- a natural elevation of the earth’s surface, smaller than a mountain.
- an incline, especially in a road: This old jalopy won’t make it up the next hill.
- an artificial heap, pile, or mound: a hill made by ants.
- a small mound of earth raised about a cultivated plant or a cluster of such plants.
- the plant or plants so surrounded: a hill of potatoes.
- Baseball. mound1(def 4).
- the Hill. Capitol Hill.
verb (used with object)
- to surround with hills: to hill potatoes.
- to form into a hill or heap.
- go over the hill, Slang.
- to break out of prison.
- to absent oneself without leave from one’s military unit.
- to leave suddenly or mysteriously: Rumor has it that her husband has gone over the hill.
- over the hill,
- relatively advanced in age.
- past one’s prime.
- Ambrose Pow·ell [pou–uh l] /ˈpaʊ əl/, 1825–65, Confederate general in the U.S. Civil War.
- Archibald Viv·i·an [viv-ee-uh n] /ˈvɪv i ən/, 1886–1977, English physiologist: Nobel Prize in Medicine 1922.
- James Jerome,1838–1916, U.S. railroad builder and financier, born in Canada.
- Joe,1879–1915, U.S. labor organizer and songwriter, born in Sweden.
- the hills a hilly and often remote region
- as old as the hills very old
- a conspicuous and often rounded natural elevation of the earth’s surface, less high or craggy than a mountain
- (in combination)a hillside; a hilltop
- a heap or mound made by a person or animal
- (in combination)a dunghill
- an incline; slope
- over the hill
- informalbeyond one’s prime
- military slangabsent without leave or deserting
- up hill and down dale strenuously and persistently
- to form into a hill or mound
- to cover or surround with a mound or heap of earth
- Archibald Vivian. 1886–1977, British biochemist, noted for his research into heat loss in muscle contraction: shared the Nobel prize for physiology or medicine (1922)
- Damon Graham Devereux, son of Graham Hill. born 1960, British motor-racing driver; Formula One world champion (1996)
- David Octavius 1802–70, Scottish painter and portrait photographer, noted esp for his collaboration with the chemist Robert Adamson (1821–48)
- Sir Geoffrey (William). born 1932, British poet: his books include King Log (1968), Mercian Hymns (1971), The Mystery of the Charity of Charles Péguy (1983), and The Orchards of Syon (2002)
- Graham. 1929–75, British motor-racing driver: world champion (1962, 1968)
- Octavia. 1838–1912, British housing reformer; a founder of the National Trust
- Sir Rowland. 1795–1879, British originator of the penny postage
- Susan (Elizabeth). born 1942, British novelist and writer of short stories: her books include I’m the King of the Castle (1970) The Woman in Black (1983), and Felix Derby (2002)
Old English hyll “hill,” from Proto-Germanic *hulni- (cf. Middle Dutch hille, Low German hull “hill,” Old Norse hallr “stone,” Gothic hallus “rock,” Old Norse holmr “islet in a bay,” Old English holm “rising land, island”), from PIE root *kel- “to rise, be elevated, be prominent” (cf. Sanskrit kutam “top, skull;” Latin collis “hill,” columna “projecting object,” culmen “top, summit,” cellere “raise,” celsus “high;” Greek kolonos “hill,” kolophon “summit;” Lithuanian kalnas “mountain,” kalnelis “hill,” kelti “raise”). Formerly including mountains, now usually confined to heights under 2,000 feet.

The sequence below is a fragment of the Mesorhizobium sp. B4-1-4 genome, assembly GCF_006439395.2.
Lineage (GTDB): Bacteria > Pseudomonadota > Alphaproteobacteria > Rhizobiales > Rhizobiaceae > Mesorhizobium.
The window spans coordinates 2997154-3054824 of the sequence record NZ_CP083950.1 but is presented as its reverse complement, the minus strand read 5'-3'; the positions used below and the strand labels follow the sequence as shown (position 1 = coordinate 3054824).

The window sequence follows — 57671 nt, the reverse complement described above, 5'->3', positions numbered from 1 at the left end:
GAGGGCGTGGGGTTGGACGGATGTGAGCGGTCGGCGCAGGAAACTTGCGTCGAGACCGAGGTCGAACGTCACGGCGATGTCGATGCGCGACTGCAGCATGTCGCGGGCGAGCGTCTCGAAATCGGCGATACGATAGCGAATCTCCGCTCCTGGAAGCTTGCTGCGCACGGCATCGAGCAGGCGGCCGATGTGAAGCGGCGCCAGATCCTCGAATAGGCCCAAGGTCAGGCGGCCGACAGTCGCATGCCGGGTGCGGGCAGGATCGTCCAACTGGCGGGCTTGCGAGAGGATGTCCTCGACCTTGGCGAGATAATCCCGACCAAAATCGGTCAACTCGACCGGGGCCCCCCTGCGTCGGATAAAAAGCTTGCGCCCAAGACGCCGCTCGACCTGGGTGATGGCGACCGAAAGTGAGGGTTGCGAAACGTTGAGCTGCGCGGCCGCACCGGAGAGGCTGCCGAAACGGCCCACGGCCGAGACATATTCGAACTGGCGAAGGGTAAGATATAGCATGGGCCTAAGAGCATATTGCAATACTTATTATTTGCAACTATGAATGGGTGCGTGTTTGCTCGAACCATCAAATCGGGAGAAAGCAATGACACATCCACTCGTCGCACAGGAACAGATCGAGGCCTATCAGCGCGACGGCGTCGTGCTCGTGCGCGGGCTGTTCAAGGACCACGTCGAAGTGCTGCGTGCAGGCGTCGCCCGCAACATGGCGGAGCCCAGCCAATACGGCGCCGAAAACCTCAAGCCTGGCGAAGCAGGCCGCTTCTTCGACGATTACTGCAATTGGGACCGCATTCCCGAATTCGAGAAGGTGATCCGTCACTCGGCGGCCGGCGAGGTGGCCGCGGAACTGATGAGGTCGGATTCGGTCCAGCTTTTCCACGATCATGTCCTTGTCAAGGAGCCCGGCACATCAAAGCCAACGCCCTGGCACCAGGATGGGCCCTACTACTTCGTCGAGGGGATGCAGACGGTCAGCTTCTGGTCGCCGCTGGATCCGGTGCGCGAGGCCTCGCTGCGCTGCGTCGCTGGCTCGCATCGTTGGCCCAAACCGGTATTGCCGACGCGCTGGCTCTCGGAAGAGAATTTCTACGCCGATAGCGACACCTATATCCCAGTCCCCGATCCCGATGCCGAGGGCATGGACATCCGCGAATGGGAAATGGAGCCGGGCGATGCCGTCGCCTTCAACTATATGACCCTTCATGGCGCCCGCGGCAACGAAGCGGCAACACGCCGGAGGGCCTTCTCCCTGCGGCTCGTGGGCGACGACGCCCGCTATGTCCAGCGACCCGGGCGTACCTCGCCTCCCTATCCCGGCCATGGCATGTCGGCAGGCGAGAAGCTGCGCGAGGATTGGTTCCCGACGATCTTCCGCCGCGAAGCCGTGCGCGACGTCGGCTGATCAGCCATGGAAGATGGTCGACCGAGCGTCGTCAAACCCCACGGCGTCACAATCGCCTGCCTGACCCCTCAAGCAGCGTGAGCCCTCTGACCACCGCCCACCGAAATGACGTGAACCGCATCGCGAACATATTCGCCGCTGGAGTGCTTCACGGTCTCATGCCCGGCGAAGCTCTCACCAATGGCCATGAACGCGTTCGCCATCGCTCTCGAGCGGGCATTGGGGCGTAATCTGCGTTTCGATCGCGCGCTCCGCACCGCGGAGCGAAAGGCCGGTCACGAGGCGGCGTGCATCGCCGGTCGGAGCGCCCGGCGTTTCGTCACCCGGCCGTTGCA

In Great Britain heights under 2,000 feet are generally called hills; ‘mountain’ being confined to the greater elevations of the Lake District, of North Wales, and of the Scottish Highlands; but, in India, ranges of 5,000 and even 10,000 feet are commonly called ‘hills,’ in contrast with the Himalaya Mountains, many peaks of which rise beyond 20,000 feet. [OED]
The term mountain is very loosely used. It commonly means any unusual elevation. In New England and central New York, elevations of from one to two thousand feet are called hills, but on the plains of Texas, a hill of a few hundred feet is called a mountain. [Ralph S. Tarr, “Elementary Geology,” Macmillan, 1903]
Despite the differences in defining mountain systems, Penck (1896), Supan (1911) and Obst (1914) agreed that the distinction between hills, mountains, and mountain systems according to areal extent or height is not a suitable classification. [“Geographic Information Science and Mountain Geomorphology,” 2004]
Phrase over the hill “past one’s prime” is first recorded 1950.
- British physiologist. He shared a 1922 Nobel Prize for his investigation of heat production in muscles and nerves.
see downhill all the way; go downhill; head for (the hills); make a mountain out of a molehill; not worth a dime (hill of beans); old as Adam (the hills); over the hill.